Down in Albuquerque’s South Valley, along the river, is an old piece of vacant land sandwiched between a housing development and one of the last close-in farms. To the south is a lovely grove of cottonwoods that until recently was a horse pasture. To the north is a field of chiles, still hanging red on the dead plants this year. To the west is a narrow ribbon of bike trail. There’s some sort of hazardous contamination on the site, which is why nothing’s been built there and no one farms there. But when I first started riding the bike trail years ago, there was a little homestead back in the scraggly shrubs, a homeless guy who had built an elaborate home for himself out of scrap wood and tarpaper and bits of metal.
The camp disappeared a long time ago. If I remember right, it was about the time the U.S. Postal Service bought a big chunk of the land for a regional processing center back in 2000. I assumed they kicked the guy out and came in and tore down his “home”. The postal deal fell through, but the deed was done.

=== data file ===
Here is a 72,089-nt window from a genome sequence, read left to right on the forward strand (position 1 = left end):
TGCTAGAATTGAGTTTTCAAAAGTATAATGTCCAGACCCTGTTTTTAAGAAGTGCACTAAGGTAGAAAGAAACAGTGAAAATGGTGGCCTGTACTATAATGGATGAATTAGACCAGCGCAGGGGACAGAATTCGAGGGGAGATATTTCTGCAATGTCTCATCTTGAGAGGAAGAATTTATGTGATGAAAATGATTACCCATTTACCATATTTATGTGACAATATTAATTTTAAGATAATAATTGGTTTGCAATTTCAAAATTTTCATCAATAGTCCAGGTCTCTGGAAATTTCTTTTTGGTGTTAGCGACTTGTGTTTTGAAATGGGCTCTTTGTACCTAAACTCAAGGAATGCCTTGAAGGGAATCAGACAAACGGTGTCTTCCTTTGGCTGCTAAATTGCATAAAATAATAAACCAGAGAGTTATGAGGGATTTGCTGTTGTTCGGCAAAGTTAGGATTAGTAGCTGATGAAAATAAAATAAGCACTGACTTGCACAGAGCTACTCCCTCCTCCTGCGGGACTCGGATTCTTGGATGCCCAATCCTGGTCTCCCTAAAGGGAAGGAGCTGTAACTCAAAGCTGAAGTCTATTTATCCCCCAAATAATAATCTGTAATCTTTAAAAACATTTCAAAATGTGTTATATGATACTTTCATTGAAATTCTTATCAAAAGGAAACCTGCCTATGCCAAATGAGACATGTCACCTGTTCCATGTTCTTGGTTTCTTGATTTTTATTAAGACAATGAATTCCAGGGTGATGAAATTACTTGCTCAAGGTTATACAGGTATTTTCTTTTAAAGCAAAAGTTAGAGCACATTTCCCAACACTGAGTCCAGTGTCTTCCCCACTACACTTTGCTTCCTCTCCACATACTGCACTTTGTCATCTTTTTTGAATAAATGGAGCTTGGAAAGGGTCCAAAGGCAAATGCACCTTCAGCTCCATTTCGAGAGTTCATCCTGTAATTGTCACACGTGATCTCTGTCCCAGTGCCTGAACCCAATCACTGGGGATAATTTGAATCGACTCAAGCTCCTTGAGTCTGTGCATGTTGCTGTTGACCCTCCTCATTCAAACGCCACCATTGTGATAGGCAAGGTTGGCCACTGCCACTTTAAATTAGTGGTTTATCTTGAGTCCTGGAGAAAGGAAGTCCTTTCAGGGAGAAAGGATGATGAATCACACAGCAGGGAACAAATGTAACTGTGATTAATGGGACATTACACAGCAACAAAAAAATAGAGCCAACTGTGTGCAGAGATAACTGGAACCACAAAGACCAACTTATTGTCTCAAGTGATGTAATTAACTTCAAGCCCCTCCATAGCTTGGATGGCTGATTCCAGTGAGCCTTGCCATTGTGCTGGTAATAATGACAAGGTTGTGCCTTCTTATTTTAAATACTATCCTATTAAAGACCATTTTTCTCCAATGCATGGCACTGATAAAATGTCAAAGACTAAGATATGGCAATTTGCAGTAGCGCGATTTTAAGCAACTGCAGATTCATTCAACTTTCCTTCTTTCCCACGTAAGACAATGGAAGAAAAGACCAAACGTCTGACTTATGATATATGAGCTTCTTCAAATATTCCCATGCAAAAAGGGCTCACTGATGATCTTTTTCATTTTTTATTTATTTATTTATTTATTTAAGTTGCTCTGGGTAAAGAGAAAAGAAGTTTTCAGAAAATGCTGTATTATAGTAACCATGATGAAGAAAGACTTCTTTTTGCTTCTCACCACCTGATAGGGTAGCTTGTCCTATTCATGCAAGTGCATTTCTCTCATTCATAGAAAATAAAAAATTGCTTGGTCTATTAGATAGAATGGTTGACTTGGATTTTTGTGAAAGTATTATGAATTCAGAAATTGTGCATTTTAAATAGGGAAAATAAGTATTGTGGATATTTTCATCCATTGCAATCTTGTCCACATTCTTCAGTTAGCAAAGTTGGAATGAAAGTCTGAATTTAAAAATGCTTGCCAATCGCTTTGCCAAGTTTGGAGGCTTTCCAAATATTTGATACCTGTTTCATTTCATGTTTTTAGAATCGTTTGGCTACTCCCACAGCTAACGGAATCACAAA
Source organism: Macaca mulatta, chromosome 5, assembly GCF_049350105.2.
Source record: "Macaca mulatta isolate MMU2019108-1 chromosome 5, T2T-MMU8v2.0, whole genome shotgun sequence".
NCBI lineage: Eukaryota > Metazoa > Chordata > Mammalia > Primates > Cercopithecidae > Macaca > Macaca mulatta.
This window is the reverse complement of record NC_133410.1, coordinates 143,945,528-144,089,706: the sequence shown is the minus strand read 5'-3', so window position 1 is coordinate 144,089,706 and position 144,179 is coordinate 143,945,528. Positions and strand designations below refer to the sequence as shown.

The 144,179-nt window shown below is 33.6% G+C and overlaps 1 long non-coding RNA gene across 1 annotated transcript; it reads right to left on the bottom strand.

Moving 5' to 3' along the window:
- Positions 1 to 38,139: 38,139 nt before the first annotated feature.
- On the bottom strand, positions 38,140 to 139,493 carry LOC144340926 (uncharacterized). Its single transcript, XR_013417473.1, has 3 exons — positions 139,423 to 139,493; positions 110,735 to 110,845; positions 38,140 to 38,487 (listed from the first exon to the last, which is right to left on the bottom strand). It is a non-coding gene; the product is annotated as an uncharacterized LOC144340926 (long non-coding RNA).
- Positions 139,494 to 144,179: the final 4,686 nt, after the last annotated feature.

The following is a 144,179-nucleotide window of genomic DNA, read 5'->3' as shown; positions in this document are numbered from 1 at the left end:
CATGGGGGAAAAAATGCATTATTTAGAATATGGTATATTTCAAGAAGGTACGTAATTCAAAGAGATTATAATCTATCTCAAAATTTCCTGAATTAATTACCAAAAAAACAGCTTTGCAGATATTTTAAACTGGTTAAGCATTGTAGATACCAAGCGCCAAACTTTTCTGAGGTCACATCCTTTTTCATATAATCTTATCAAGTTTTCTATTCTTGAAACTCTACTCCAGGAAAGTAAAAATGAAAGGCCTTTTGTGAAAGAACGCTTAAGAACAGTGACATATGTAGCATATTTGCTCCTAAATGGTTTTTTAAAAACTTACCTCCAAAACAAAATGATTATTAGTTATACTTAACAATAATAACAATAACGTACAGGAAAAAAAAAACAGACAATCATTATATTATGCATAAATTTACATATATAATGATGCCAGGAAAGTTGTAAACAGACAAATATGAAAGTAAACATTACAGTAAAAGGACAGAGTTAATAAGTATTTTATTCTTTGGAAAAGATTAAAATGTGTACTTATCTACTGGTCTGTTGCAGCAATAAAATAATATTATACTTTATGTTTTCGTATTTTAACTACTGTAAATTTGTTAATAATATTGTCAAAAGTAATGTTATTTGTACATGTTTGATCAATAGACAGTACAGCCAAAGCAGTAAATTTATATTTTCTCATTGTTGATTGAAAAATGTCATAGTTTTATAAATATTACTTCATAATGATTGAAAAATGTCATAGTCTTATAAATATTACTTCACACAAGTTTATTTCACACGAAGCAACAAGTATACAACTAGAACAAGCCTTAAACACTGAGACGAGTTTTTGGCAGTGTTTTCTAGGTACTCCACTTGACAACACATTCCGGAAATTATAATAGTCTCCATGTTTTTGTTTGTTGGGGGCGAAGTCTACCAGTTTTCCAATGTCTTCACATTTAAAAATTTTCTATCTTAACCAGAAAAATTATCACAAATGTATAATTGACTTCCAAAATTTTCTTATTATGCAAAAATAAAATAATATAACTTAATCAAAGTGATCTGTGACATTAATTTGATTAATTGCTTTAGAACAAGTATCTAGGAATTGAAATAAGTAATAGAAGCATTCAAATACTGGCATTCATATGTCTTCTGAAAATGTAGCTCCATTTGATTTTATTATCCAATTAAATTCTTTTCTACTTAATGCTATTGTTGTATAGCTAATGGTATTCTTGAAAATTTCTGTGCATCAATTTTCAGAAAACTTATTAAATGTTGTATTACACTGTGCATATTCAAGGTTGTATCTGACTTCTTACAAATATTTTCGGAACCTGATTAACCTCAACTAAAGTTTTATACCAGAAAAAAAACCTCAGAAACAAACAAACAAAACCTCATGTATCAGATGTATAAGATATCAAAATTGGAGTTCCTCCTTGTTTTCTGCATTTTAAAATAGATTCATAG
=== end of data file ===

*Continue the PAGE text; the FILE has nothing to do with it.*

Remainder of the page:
Yesterday, Miguel and I were on a bike wander and pulled up by accident next to the old camp. I’d always been zipping by, so I’d never given it a close-up look. I never noticed the little cemetery.
LIES MY BEST FREND
THE KING PIN
There are five gravestones: “Princess (and pupy)”, “Duke”, “Big Bear”, “Lil Bear”, and “Skitter”.
Whoever lived there loved his dogs very much. Whoever came in and knocked the homestead down understood this, and left the gravestones standing. There are chunks of wood and a little wire garden border fence around it demarcating the sacred space. Each gravestone has little stuffed animals at its base. And there is something I didn’t notice until I was working the pictures this morning – there is not much in the way of weeds marring the dirt. Now I imagine Snoopy Snoop’s owner coming back year after year to take care of this sad sweet solemn place.